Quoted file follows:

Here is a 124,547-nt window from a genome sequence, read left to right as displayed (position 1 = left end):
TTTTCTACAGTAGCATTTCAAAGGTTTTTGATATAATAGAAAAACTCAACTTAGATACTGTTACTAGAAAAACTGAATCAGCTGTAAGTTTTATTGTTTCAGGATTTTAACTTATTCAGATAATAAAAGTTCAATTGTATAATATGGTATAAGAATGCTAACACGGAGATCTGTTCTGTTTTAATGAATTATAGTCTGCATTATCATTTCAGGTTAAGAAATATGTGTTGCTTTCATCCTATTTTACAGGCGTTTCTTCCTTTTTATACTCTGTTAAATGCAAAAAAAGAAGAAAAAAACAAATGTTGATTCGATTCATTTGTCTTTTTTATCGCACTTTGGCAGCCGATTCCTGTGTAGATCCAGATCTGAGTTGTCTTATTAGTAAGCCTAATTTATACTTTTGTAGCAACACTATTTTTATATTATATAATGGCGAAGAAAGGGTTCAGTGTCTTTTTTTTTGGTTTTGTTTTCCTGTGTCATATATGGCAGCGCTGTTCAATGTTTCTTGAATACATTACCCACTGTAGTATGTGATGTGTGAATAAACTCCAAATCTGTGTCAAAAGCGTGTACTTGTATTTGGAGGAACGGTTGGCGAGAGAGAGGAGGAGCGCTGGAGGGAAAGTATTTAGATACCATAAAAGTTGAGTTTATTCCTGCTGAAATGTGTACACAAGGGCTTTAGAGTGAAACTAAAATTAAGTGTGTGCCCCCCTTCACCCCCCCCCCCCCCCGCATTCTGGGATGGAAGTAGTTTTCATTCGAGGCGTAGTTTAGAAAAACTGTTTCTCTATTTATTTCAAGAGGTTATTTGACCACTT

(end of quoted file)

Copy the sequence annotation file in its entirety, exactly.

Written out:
Here is a 124,547-nt window from a genome sequence, read left to right as displayed (position 1 = left end):
TTTTCTACAGTAGCATTTCAAAGGTTTTTGATATAATAGAAAAACTCAACTTAGATACTGTTACTAGAAAAACTGAATCAGCTGTAAGTTTTATTGTTTCAGGATTTTAACTTATTCAGATAATAAAAGTTCAATTGTATAATATGGTATAAGAATGCTAACACGGAGATCTGTTCTGTTTTAATGAATTATAGTCTGCATTATCATTTCAGGTTAAGAAATATGTGTTGCTTTCATCCTATTTTACAGGCGTTTCTTCCTTTTTATACTCTGTTAAATGCAAAAAAAGAAGAAAAAAACAAATGTTGATTCGATTCATTTGTCTTTTTTATCGCACTTTGGCAGCCGATTCCTGTGTAGATCCAGATCTGAGTTGTCTTATTAGTAAGCCTAATTTATACTTTTGTAGCAACACTATTTTTATATTATATAATGGCGAAGAAAGGGTTCAGTGTCTTTTTTTTTGGTTTTGTTTTCCTGTGTCATATATGGCAGCGCTGTTCAATGTTTCTTGAATACATTACCCACTGTAGTATGTGATGTGTGAATAAACTCCAAATCTGTGTCAAAAGCGTGTACTTGTATTTGGAGGAACGGTTGGCGAGAGAGAGGAGGAGCGCTGGAGGGAAAGTATTTAGATACCATAAAAGTTGAGTTTATTCCTGCTGAAATGTGTACACAAGGGCTTTAGAGTGAAACTAAAATTAAGTGTGTGCCCCCCTTCACCCCCCCCCCCCCCCGCATTCTGGGATGGAAGTAGTTTTCATTCGAGGCGTAGTTTAGAAAAACTGTTTCTCTATTTATTTCAAGAGGTTATTTGACCACTT